Monday, February 02, 2009
Don't even joint the Nerd Herd, folks
One “heard on the street” reaction to this whole financial crisis thing is that a lot of people (in this reference) “don’t know right from wrong.” That’s something we hear from the pulpit, particularly about the Old Testament. Civilization is complicated, people have to live together, and moral rules in any culture have some degree of sophistication and perhaps irony. Yup, it starts with the obvious law that you can’t get something for nothing. It reminds me of a paid ad that I saw in Discover Magazine recently about “The Law of Absolute Right”, in explaining why the Universe has consciousness and Life (in at least one, and probably many) places.
One of the biggest “moral” concerns in my own experience and underneath many of my own blog postings is one simple observation: none of us is fully aware of our dependency on others. That’s pretty close to the notion of “karma”. But it’s further: most of us don’t think about how our lives depend on the previous and current sacrifices of others, and ponder (in the sense of generativity) whether the same is expected of us.
I’ve insisted for the past twelve or so years on explaining this in my own way, on the web (as well as in my books), whether or not anyone “pays” for the material. Interdependence and karma is ultimately an individual thing or responsibility, although it is “contagious” within families and communities. Interest groups (such as political pressure groups or parties, lobbyists, or other organizations) tend to deal with unfairness among groups but not so much at the individual level. That’s why it’s so hard for me to let any group, however friendly, speak for me or represent me. Generally, in LGBT areas, the usual “immutability” arguments don’t address the “karma” problem this way, and the problem seems very hard to respond to when the matter is pursued. It leads to existential arguments already well rehearsed on these blogs.
But if certain intangible connectedness and flexibility (and even “sacrifice” of personally chosen goals) is going to be expected sometimes, that means that the “power” structure in a family or community really does matter. While self-expression can help unearth truth, socialization and the proper deployment of assertiveness can enforce right. We need both.
This affects me. From a number of parties (individuals, companies, groups) over the past several years, I’ve been approached with proposals to drop what I do and go support their partisan issues, or join them publicly as far as having a “reputation” and public identity. In some cases, I’ve been asked if I could serve as a “male role model” anyway, and I wonder how I can when the government codifies into law the idea that I am a second class citizen. Hypocrisy is a necessary evil in any civilization, perhaps.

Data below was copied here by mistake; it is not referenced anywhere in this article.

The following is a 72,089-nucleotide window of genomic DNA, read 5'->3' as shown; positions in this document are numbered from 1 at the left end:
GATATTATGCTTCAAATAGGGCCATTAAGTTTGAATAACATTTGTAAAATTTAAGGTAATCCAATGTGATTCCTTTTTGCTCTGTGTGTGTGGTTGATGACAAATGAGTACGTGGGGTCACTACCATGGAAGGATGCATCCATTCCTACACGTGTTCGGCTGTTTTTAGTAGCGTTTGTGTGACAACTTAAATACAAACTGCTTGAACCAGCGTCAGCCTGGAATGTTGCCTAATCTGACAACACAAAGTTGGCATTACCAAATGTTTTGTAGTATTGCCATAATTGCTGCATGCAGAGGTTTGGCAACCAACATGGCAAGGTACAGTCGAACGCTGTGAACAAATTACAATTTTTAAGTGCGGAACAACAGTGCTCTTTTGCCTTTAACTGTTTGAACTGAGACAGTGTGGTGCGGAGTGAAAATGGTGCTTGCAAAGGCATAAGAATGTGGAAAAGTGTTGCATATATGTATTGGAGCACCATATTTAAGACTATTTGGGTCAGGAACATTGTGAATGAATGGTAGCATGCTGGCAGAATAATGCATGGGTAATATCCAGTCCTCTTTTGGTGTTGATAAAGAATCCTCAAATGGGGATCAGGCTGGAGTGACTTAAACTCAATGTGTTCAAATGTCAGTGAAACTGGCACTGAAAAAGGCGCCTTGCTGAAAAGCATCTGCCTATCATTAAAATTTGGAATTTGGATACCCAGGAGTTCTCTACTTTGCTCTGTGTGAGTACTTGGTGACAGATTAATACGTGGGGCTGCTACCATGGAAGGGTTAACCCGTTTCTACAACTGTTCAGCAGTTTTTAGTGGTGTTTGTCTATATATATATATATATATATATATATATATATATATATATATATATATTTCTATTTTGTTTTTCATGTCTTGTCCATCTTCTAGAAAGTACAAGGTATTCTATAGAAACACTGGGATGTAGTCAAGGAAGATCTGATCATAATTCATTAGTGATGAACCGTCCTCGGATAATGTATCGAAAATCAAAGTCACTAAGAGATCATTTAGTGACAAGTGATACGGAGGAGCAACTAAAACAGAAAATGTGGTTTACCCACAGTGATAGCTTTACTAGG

Ten years ago, before 9/11 and all the scandals, individualism was all the rage, and a “do it yourself” attitude about everything sounded like the way to go, to prosper in an age of globalization. The “Bushie” political and social climate, with the media coverage of need on a personal level and on such a large scale, has changed all of this, and the advent of social networking sites may have worked against such absolute individualism, demanding some degree of social connectivity to “something” before one is listened to. People (like me) could very well be faced with the reality that they have to join “something” to be heard from at all. Or to prosper at all. The wild pendulum does need to be stalked.
So I’m not surprised at being approached this way, even so consistently, over the past eight years or so. I thought it was a reaction to what I do. But I see another side to it – it’s the old “recruit converts” v. “win arguments” dichotomy that we debated in the Libertarian Party of Minnesota ten years ago. Many people are wired to gain personal from satisfaction from their capacity to manipulate others – to recruit them, and convert them over to their causes (it could be to be born again in Christ). Others are wired to analyze, conclude, compose and speak, and simply be found (all too easy today, so it has seemed). They will resist letting anyone “but the right person” manipulate them. One has to earn the right to become a Manipulator, or even be born with the native ability to become one in the first place.
When people succeed in manipulating others to join them, they often tap in to a herd mentality (and that isn’t necessarily Chuck’s “nerd herd”). When something like this happens in the financial markets and there isn’t any “truth seeking” in the oversight, we can see catastrophe. I can say with certainty that I am very glad that I did not take some people up on what they offered me to join them. Imagine how I would feel now if I had partaken in selling these bad mortgages. Yet, I got calls to do just that, as late as last June, after the collapse had already started. At least, I’m not on Anderson Cooper’s “names list” for “Culprits of the Collapse”.